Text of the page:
The ruling would allow the New York City school district to release performance rankings for more than 12,000 of its teachers to the media outlets that have requested the information.
The local teachers union, which sought to block release of the records, is appealing the decision, but if the information is released, it will be the largest such case in the United States.
The performance ratings are tied to “value added” data that link individual teachers with their students’ improvement on tests.
The method is lauded by some as the most objective measure for determining teacher effectiveness and decried by others who see it as riddled with errors. It is at the center of a growing debate about the merit of putting such data in the hands of the public – set off by the Los Angeles Times’s decision last summer to publish a database of individual teachers based on similar rankings.
“This sort of public naming and shaming is thought of by some as a good way to help parents understand the quality of teachers in their schools,” says Kevin Welner, co-director of the National Education Policy Center at the University of Colorado in Boulder, which on Monday released a policy brief calling into question the degree to which teacher quality can be determined by value-added data. “But unless you make a lot of assumptions and just look at top rank versus bottom rank, [using value-added models to evaluate teachers] is almost like throwing a dart at a dartboard. That’s really troubling if you’re talking about a high-profile public announcement of where teachers rank.”
Still, while few believe value-added data should be the only way teachers are evaluated, many researchers point to the information as the most accurate way possible to gauge a teacher’s effects on his or her students. More and more, it is becoming a piece of official teacher evaluations.
In its Race to the Top contest, the Obama administration offered incentives for districts and states to begin tying teacher evaluations to student test scores. In Washington, D.C., the district fired several hundred teachers last year for poor performance, based in part on their students’ value-added test scores. In New York, the city doesn’t currently use the data in teacher evaluations, but beginning in 2013, they will count for 25 percent of a teacher’s performance evaluation.
The rankings at issue in this court case – called the teacher data reports (TDRs) – were developed four years ago for more than 12,000 of the city’s 80,000 public-school teachers as part of a pilot project.
At the time, the district promised to keep those ratings private, but in her ruling, New York State Supreme Court Justice Cynthia Kern said that the promise doesn’t matter.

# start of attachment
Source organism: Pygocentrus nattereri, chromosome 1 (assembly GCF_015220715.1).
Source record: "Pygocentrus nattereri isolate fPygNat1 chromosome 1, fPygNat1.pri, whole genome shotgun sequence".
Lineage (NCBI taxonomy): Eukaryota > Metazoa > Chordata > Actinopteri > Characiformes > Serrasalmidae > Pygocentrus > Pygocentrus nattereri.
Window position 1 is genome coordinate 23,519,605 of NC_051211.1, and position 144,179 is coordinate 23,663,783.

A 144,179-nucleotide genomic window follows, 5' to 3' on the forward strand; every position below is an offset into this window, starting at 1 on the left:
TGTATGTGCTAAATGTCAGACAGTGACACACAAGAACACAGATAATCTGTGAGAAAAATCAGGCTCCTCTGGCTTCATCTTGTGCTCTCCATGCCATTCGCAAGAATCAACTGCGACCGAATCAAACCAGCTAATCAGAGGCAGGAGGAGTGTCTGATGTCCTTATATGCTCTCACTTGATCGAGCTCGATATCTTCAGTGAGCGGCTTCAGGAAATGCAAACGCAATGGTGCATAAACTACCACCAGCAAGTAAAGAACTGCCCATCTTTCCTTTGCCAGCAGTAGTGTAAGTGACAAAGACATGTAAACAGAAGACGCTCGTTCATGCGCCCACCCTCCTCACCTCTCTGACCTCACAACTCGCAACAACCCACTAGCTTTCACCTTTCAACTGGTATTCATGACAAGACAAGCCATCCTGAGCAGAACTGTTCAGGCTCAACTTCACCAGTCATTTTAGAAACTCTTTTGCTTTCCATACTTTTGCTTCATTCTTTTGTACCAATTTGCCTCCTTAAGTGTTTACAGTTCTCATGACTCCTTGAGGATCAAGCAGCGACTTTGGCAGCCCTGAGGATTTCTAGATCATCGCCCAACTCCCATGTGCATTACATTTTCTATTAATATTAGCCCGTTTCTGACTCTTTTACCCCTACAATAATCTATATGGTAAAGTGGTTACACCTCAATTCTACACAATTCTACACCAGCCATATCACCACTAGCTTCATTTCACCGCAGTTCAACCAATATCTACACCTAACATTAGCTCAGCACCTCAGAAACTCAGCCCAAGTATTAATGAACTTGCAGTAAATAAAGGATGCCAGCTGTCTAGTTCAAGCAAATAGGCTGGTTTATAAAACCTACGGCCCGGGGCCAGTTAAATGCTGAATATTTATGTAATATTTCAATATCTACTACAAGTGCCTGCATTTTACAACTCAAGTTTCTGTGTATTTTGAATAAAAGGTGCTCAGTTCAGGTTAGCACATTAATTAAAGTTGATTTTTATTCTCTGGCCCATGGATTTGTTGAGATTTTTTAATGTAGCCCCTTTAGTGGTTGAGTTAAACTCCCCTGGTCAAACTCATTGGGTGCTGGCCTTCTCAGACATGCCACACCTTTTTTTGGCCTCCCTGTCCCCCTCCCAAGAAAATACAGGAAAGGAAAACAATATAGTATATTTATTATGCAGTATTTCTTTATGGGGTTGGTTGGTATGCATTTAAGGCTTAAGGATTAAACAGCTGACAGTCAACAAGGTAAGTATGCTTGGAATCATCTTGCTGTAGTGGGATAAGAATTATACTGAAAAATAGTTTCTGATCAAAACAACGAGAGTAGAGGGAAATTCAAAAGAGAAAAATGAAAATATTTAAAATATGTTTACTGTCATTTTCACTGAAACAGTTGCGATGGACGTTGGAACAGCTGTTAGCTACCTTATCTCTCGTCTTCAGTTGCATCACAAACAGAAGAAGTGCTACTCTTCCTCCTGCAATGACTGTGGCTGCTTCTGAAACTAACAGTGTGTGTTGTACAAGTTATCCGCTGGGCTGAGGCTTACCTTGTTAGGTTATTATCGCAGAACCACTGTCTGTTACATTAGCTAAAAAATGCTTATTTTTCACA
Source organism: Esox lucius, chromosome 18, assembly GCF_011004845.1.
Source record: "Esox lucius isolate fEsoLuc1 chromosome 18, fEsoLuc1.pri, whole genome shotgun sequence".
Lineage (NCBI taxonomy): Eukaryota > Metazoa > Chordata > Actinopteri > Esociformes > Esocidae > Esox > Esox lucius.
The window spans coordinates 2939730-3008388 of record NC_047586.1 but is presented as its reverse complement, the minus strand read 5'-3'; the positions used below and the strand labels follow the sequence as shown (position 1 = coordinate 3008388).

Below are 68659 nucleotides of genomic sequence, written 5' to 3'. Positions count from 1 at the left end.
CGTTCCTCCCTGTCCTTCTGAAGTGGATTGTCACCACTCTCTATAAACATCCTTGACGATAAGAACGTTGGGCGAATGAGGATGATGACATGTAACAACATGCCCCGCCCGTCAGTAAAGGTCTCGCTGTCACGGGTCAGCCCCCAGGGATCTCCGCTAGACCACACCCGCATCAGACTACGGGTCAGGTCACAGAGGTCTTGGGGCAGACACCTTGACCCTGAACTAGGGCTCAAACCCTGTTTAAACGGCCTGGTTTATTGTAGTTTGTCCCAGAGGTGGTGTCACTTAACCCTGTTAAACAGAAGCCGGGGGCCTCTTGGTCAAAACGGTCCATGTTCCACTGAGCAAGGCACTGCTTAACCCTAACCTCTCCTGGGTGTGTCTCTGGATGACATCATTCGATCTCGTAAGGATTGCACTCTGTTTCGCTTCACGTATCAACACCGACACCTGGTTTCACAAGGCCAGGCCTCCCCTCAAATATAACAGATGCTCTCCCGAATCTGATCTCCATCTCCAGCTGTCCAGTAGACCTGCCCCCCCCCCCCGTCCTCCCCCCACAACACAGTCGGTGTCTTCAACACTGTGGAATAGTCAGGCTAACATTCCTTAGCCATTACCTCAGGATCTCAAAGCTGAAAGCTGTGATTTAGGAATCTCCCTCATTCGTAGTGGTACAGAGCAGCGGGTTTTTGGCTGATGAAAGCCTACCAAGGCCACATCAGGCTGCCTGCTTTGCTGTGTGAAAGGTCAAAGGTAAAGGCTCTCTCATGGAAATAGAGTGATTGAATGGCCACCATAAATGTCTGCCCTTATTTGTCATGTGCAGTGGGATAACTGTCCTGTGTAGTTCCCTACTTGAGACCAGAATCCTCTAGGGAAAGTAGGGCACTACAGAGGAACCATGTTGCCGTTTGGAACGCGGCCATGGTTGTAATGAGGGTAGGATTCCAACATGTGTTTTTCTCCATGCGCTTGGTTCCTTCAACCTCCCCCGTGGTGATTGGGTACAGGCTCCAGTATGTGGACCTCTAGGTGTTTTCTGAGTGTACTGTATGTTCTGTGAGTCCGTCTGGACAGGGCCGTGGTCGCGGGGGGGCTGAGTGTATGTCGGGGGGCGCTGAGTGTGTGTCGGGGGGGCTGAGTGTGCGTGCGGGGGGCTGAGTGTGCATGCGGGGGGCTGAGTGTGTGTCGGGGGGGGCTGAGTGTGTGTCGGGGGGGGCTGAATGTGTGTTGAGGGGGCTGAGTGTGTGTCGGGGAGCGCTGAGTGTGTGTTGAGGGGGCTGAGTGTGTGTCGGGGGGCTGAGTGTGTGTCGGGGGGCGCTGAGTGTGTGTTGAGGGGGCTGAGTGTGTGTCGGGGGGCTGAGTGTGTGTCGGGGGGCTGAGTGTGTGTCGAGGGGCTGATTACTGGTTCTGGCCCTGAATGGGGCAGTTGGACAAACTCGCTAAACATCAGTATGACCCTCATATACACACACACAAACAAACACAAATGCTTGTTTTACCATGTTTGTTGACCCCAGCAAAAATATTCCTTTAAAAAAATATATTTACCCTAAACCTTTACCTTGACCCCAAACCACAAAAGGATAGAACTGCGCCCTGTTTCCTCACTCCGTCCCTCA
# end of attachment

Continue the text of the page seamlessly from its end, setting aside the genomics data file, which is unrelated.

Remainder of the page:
She emphasized that she was not ruling on whether the teacher data reports should be released, just whether the Department of Education’s decision to do so was “arbitrary and capricious.”
“The unredacted TDRs may be released regardless of whether or to what extent they may be unreliable or otherwise flawed,” Justice Kern wrote.
Indeed, flaws exist with value-added measures, most experts agree – especially when the measures are tied to individual names or not averaged out over several years.
They can change drastically for any given teacher from year to year; they don’t take into account things like chronic absenteeism, learning gains due to summer school, or supplemental teachers; and in some schools with high mobility rates for students, teachers may even be graded on the performance of students he or she never taught, if they changed schools after the teacher was linked to them in the fall.
But even so, say advocates of the data, they often offer the best picture available of the varying effectiveness from teacher to teacher. And depending how the data are released, making them public may serve some goals.
“More-effective teachers are on average about three times more effective than the least effective teachers,” says Jane Hannaway, director of the Education Policy Center at the Urban Institute in Washington. “There are valid issues about how these effective and ineffective teachers are distributed across schools.”
Ms. Hannaway says that she has concerns with the sort of database of individual teachers that the L.A. Times produced, since the data can be misleading at the individual level and the public may not have the tools to understand the context. Also, the ratings constitute just one piece of what a teacher is doing. But comparing school to school, or looking at average scores and their distribution within districts, could provide valuable information, she says, adding, “I don’t think there’s going to be any way to suppress this information.”
Since the L.A. Times released its database, media outlets have asked several other districts around the country for such data, with mixed results. This court case applies only to New York City, but it may be looked at as a model when similar battles come up.
New York’s teachers union, the United Federation of Teachers, has promised to appeal the decision, and the district won’t release the rankings until after the appeal. UFT president Michael Mulgrew said in a statement that he was “disappointed” in the ruling. “The reports, which are largely based on discredited state tests, have huge margins of error and are filled with inaccuracies, will only serve to mislead parents looking for real information,” he said.